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Thwaites, John Barrass (1902–1986)

by B. W. Davis

This article was published in Australian Dictionary of Biography, Volume 18, (MUP), 2012

John Barrass Thwaites (1902-1986), public servant, bushwalker and conservationist, was born on 24 June 1902 at Kendal, England, second of four children of William Wilberforce Thwaites, master baker, and his Scottish-born wife Catherine Barrass, née Dick. In May 1913 Jack arrived at Hobart with his mother, brother and two younger sisters, reuniting with his father who had migrated the previous year. The Thwaites family were Quakers. Jack completed school at the Friends’ High School, and developed a lifelong love of bushwalking and the outdoors. In 1919 he joined the Government Printer’s Department as an apprentice compositor. After qualifying, he was promoted to costs officer in August 1928.

A foundation member (1929) with E. T. Emmett of the Hobart Walking Club, Thwaites served as secretary-treasurer (1929-38), four terms as president between 1939 and 1950 and as an editor or member of the editorial committee of Tasmanian Tramp for most years in 1933-83. With others he pioneered several major walking routes, including the Cradle Mountain-Lake St Clair overland track and the Linda track to the west coast. He made early ascents of Frenchmans Cap, visited Port Davey and attempted to reach the summit of Federation Peak. On 6 April 1935 he married Cecilie Marion Cripps, a book-keeper, daughter of George Cripps of the prominent Hobart bakery family, at St George’s Church of England, Hobart.

In 1946-58 Thwaites was the administrative officer of the film and photographic section, Department of Lands and Surveys. Promoted to inspector of Scenic Reserves (1958-61), from 1953 he had served as a representative of the Hobart Walking Club on the Scenery Preservation, Mount Field National Park and Cradle Mountain-Lake St Clair National Park boards.

Succeeding Michael Sharland as superintendent of Scenic Reserves and as secretary of the Scenery Preservation Board in 1961, Thwaites was responsible for the management of Tasmania’s national parks, reserves and cave sites, as well as of significant colonial heritage precincts. He worked in an environment of limited funds and staff, with an unsympathetic department head, the surveyor-general Frank Miles, who was also chairman of the Scenery Preservation Board. Despite the difficulties caused by political tensions between the proponents of economic development and conservationists, he achieved increased professionalism in the national parks system. He chose to avoid confrontation; the board did not oppose the Hydro-electric Commission’s plans in 1967 to flood Lake Pedder. He retired that year, having arranged for the formation of several new parks and reserves, which came to fruition with the National Parks Act of 1970.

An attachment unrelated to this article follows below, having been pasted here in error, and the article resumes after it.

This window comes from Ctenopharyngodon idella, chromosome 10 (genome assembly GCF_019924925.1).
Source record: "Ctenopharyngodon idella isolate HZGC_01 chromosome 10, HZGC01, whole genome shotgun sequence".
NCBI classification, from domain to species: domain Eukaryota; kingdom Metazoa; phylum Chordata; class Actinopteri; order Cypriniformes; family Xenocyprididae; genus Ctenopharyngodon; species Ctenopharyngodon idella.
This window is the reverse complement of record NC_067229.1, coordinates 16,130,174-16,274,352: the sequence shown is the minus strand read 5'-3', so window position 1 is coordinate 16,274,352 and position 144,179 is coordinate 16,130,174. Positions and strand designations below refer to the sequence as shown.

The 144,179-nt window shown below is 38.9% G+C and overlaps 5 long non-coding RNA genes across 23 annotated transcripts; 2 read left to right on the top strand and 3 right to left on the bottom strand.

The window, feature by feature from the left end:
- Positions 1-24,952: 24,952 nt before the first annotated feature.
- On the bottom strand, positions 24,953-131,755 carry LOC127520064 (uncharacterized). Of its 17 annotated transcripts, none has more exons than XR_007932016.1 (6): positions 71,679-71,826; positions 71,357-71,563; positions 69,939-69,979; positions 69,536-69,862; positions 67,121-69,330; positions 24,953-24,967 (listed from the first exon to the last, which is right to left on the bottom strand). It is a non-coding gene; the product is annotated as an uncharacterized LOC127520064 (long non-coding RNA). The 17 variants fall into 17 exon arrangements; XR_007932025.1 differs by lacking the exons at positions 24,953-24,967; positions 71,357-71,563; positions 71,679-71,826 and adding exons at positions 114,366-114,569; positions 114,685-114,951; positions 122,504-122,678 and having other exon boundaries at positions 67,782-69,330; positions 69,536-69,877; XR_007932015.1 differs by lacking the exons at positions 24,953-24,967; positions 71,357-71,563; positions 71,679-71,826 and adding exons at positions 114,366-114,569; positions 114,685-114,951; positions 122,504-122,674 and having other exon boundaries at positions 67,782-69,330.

Thwaites had joined the Royal Society of Tasmania in 1931 and was a member (1941-60) of the Tasmanian Field Naturalists’ Club. He was a member (1942-75) of the National Fitness Council of Tasmania, serving as treasurer (1944-60). Involved in setting up the Youth Hostels Association of Tasmania in 1950, he served as vice-president (1950-78) and president (1978-81), and as president of the national body in 1948-49 and 1953-54. With Max Moore and Peter Allnutt, he established a chain of hostels along the Tasmanian east coast. He became a fellow of the Royal Geographical Society, London, in 1956.